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TC Seminar: Yoram Shiftan

Much of the recent research on automated vehicles has focused on full automation—the day when driverless cars, trucks and transit will be the norm. Experts predict we will reach that point somewhere between 2025 and 2070. That is a large window of time during which drivers and customers are predicted to gradually adapt to the new technology. As with all major technological leaps, there will be early adopters who will jump at the chance to own or use a driverless car and skeptics who will wait until all conventional options are extinguished. Yoram Shiftan, of the Transportation Research Institute at Technion in Israel and the current Israel Institute Visiting Professor at Northwestern University and the University of Illinois at Chicago, has been studying people’s perceptions and behaviors relating to autonomous vehicles. In a May 10th TC Seminar, Shiftan described the current state of research and his ongoing work studying travel behaviors surrounding the shift to driverless communities. He says safety, cost, and time savings are the major factors currently influencing consumer behavior and the potential options for autonomous vehicles going forward.

Shiftan reports that car companies worldwide are out in front of consumers when it comes to autonomous vehicles. Hyundai, Cadillac, Tesla, Audi, Google, and several other automakers will be selling some type of autonomous vehicle by the end of 2018. BMW, Volvo and Nissan will each have a line of driverless cars by 2020.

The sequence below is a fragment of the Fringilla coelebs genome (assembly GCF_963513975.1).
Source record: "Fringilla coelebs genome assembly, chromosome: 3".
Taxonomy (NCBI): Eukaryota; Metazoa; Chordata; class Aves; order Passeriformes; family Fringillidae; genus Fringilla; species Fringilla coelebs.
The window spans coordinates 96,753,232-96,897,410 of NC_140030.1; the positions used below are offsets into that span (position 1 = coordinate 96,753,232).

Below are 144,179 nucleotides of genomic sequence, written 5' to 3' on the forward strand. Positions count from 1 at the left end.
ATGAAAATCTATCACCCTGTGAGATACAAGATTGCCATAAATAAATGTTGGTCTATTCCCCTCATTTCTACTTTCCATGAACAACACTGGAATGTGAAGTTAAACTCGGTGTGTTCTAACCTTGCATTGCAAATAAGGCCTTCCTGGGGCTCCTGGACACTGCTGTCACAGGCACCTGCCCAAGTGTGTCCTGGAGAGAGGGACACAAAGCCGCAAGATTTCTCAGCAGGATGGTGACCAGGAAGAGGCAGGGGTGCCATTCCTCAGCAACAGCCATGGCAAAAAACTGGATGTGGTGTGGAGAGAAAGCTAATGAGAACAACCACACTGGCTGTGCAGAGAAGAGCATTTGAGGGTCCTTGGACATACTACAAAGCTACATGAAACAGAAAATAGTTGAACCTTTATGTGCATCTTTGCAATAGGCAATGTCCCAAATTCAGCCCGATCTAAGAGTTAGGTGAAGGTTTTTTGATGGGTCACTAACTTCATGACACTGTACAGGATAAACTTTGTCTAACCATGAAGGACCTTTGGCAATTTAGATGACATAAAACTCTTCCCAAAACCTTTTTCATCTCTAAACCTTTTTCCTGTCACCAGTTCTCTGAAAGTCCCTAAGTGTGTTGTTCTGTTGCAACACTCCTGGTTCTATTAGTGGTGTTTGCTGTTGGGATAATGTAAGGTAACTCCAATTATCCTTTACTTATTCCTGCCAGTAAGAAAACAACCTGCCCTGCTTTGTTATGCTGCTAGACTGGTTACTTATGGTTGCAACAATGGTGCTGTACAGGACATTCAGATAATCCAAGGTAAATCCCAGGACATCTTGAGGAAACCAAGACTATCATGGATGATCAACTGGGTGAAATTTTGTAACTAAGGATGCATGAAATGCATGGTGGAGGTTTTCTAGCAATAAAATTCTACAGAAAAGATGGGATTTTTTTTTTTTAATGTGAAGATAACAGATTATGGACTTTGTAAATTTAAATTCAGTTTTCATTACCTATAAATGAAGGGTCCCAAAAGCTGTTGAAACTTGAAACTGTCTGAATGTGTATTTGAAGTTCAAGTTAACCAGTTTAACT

“It’s hard to study the full behavioral implications of driverless vehicles, because we aren’t there yet,” says Shiftan. “What we can gather at this stage is data on people’s stated preferences when asked to envision the availability of driverless vehicles.”

What is clear, according to Shiftan, is that “The public’s acceptance of autonomous vehicles depends on trust—will these vehicles be safe?” In fact the insurance industry’s willingness to cover such vehicles is still a question mark, so much so that Volvo says it will self-insure their autonomous vehicles when they come on the market. Shiftan also noted the potential for both cost and time savings (following safety) are two other big factors that may positively influence early adoption. Preference studies have identified young males and people who self-identify a multi-taskers as two early adopter groups.

Policy implications for AVs are numerous, Shiftan says, and include decisions on whether to continue to invest in public transport systems, given much of the demand for car-sharing and eventually AVs will be captured from transit riders. There are also ethical judgments that automakers, users, and policymakers will have to consider. Questions like, “How should a full AV system prioritize safety? And, should the owner or rider’s safety be paramount or should bystander’s safety prevail?” will need answers soon, according to Shiftan. These are questions that society has already asked and answered regarding current-day automobile and roadway designs. Those question may prove more difficult when it’s a matter of programming a vehicle or a network to respond to inevitable no-win situations.

 

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